Civ Pro Tag jurisdiction Question

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Aporia88
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Civ Pro Tag jurisdiction Question

Postby Aporia88 » Wed Dec 18, 2013 1:26 pm

Hey guys, quick Civpro Question.

So I know that after Burnham tag jurisdiction is still a thing, but for the life of me I can't think of a situation where it could be used properly to cover all of PJ, diversity and venue, since it can't be served on corporations and individuals have general PJ where they are domiciled anyway.

Thanks for your help!

Swimp
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Re: Civ Pro Tag jurisdiction Question

Postby Swimp » Wed Dec 18, 2013 2:14 pm

Well...there's Burnham, for instance.

I'm not sure why you think diversity and venue are going to be systematically problematic.

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Aporia88
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Re: Civ Pro Tag jurisdiction Question

Postby Aporia88 » Wed Dec 18, 2013 2:21 pm

Swimp wrote:Well...there's Burnham, for instance.

I'm not sure why you think diversity and venue are going to be systematically problematic.


Yes, but there is no way that Burnham fulfills the venue requirement in California, right? The substantial part of the events that gave rise to the claim (divorce) occurred in NJ. Therefore, even if you tag him in CA, venue would be improper and the case would most likely be moved to NJ, nullifying any advantage that tag jurisdiction may have had. And on the flip side, if the events that gave rise to the claim had taken place in CA, then there would presumably be PJ over P anyway and there would be no need for tag in the first place.

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ggocat
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Re: Civ Pro Tag jurisdiction Question

Postby ggocat » Wed Dec 18, 2013 3:21 pm

Aporia88 wrote:Yes, but there is no way that Burnham fulfills the venue requirement in California, right? The substantial part of the events that gave rise to the claim (divorce) occurred in NJ. Therefore, even if you tag him in CA, venue would be improper and the case would most likely be moved to NJ, nullifying any advantage that tag jurisdiction may have had. And on the flip side, if the events that gave rise to the claim had taken place in CA, then there would presumably be PJ over P anyway and there would be no need for tag in the first place.

Ignoring divorce as a claim (I think divorce is never in federal court)... You are correct that tag PJ will sometimes not make a big difference because venue provisions (particularly transfer provisions to most convenient forum) will result in the action being transferred. But it depends on the facts of the case. Let's do a hypo about the sale of goods:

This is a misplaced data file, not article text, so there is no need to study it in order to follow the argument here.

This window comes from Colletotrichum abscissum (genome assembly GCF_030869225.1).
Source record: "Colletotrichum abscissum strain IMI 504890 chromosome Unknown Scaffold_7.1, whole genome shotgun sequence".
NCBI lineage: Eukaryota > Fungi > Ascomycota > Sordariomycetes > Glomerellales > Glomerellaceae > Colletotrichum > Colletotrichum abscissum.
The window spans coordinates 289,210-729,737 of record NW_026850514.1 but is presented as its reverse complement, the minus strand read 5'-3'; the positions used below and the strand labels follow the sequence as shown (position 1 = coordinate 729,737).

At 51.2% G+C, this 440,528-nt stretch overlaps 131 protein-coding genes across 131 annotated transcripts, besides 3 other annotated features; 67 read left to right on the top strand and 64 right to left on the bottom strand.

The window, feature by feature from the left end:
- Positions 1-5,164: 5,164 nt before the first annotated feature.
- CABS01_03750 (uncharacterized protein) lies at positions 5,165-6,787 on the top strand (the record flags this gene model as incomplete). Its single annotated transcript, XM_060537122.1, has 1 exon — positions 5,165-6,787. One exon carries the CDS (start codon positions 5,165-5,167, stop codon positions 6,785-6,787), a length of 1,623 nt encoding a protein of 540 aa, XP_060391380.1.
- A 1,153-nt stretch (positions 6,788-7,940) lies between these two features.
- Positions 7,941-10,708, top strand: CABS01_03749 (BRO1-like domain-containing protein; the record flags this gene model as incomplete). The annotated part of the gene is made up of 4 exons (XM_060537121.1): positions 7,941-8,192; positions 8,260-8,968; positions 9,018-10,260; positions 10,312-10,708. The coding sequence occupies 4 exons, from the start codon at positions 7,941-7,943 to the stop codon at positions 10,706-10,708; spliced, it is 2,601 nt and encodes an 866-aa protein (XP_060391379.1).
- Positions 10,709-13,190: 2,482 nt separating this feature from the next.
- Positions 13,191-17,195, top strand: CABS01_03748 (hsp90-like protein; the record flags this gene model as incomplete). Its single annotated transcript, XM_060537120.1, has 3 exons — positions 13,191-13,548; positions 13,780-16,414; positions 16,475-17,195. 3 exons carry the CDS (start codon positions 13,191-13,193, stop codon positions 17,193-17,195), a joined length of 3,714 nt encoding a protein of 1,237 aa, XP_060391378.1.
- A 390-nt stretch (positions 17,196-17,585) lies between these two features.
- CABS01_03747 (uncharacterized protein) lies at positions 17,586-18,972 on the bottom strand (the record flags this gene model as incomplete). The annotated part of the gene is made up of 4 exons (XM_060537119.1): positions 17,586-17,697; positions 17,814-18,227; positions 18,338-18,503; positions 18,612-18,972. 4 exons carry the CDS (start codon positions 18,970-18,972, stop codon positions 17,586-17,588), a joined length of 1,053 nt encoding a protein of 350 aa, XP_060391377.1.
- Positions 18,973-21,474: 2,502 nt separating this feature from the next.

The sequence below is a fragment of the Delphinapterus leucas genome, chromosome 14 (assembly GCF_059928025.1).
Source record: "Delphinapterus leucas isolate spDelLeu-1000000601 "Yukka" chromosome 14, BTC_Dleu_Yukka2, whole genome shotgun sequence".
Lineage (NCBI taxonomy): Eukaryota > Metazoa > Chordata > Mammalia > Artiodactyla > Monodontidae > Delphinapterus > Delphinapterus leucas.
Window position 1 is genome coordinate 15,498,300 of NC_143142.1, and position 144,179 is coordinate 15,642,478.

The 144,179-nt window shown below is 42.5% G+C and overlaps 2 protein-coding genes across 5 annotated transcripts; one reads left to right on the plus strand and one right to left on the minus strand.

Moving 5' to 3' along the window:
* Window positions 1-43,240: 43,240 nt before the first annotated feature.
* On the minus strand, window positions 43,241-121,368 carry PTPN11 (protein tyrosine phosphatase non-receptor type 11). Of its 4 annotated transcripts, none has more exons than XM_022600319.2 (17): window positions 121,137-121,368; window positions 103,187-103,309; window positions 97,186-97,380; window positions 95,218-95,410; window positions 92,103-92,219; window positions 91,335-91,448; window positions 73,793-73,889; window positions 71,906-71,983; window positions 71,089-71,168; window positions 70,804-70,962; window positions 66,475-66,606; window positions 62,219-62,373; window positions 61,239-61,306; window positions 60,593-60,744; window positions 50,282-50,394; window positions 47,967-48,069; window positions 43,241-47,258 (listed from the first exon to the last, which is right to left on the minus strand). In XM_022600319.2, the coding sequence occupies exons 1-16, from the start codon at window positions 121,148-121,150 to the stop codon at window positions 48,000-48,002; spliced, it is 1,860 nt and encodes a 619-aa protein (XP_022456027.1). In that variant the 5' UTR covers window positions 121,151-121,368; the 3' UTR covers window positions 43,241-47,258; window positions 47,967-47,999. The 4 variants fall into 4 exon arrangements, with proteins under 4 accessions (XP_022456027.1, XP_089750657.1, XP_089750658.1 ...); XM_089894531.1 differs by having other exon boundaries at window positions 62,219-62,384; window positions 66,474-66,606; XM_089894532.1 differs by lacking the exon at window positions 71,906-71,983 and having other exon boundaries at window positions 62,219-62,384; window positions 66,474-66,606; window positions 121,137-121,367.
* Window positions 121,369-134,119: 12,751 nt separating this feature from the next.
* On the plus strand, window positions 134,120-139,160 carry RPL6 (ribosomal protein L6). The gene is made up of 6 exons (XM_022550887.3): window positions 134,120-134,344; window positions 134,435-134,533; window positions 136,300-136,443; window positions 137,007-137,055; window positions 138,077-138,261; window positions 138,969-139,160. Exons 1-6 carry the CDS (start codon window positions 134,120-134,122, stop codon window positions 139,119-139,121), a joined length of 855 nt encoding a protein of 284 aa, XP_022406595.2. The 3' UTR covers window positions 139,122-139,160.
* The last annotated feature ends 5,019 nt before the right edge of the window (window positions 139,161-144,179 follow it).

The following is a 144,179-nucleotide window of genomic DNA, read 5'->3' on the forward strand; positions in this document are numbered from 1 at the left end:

A in New Jersey lists a painting for sale on eBay. B in California bids on the painting and wins. B pays for the painting, and A ships it to California. Uh oh, it's a forgery. A is non-responsive to B's requests for a refund. The following year, A travels to California for an art gallery opening. B tags A while A is in California. A does not regularly sell paintings to California residents.

Generally, an isolated sale to a non-resident will not satisfy due process for specific (and obviously not general) PJ. See, e.g., J. McIntyre Mach., Ltd. v. Nicastro, 131 S. Ct. 2780, 2792 (2011) (Breyer, J., concurring) ("And the Court, in separate opinions, has strongly suggested that a single sale of a product in a State does not constitute an adequate basis for asserting jurisdiction over an out-of-state defendant, even if that defendant places his goods in the stream of commerce, fully aware (and hoping) that such a sale will take place."); McKesson Corp. v. Hackensack Med. Imaging, 962 A.2d 1076, 1079–80, 1086 (N.J. 2009) ("In today's rapidly shrinking world, the purchase of goods from out-of-state vendors has become commonplace. Those instances, standing alone, are insufficient to establish the requisite minimum contacts needed to invoke long-arm jurisdiction consistent with due process.").

Under this hypo, venue would seem proper in California under 28 USC 1391(b)(2) due to the location of the property and substantial facts test. I'm not up to speed on venue transfer tests (as I work exclusively in state law), but I can't imagine NJ would be a more convenient forum compared to California.

So tagging in this instance seems to work pretty well. Would also seem to work if the product that was sold (e.g., a car) blew up in California, causing personal injury. Also Internet defamation.
Last edited by ggocat on Wed Dec 18, 2013 3:37 pm, edited 1 time in total.

Swimp
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Re: Civ Pro Tag jurisdiction Question

Postby Swimp » Wed Dec 18, 2013 3:28 pm

Aporia88 wrote:
Swimp wrote:Well...there's Burnham, for instance.

I'm not sure why you think diversity and venue are going to be systematically problematic.


Yes, but there is no way that Burnham fulfills the venue requirement in California, right? The substantial part of the events that gave rise to the claim (divorce) occurred in NJ. Therefore, even if you tag him in CA, venue would be improper and the case would most likely be moved to NJ, nullifying any advantage that tag jurisdiction may have had. And on the flip side, if the events that gave rise to the claim had taken place in CA, then there would presumably be PJ over P anyway and there would be no need for tag in the first place.


I don't think it's straightforward that venue is improper. If you're able to get both parties into the courtroom, you're in pretty good shape for a divorce proceeding. Plus, the children are already in CA, so custody matters will be convenient to deal with. I don't think there's anything so glaringly wrong that the case would be dismissed, so even if the judge decided to transfer it, under either 1404(a) or 1406, the wife is getting into court on her terms first. Remember that Burnham had filed for divorce on grounds more favorable to him in NJ but never tried to serve his wife. Mrs. Burnham filed in CA on grounds that would get her more money (abandonment, I think). So by getting personal jurisdiction over her husband first, she got her foot in the door before he did, wherever the case ends up getting decided.

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Aporia88
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Re: Civ Pro Tag jurisdiction Question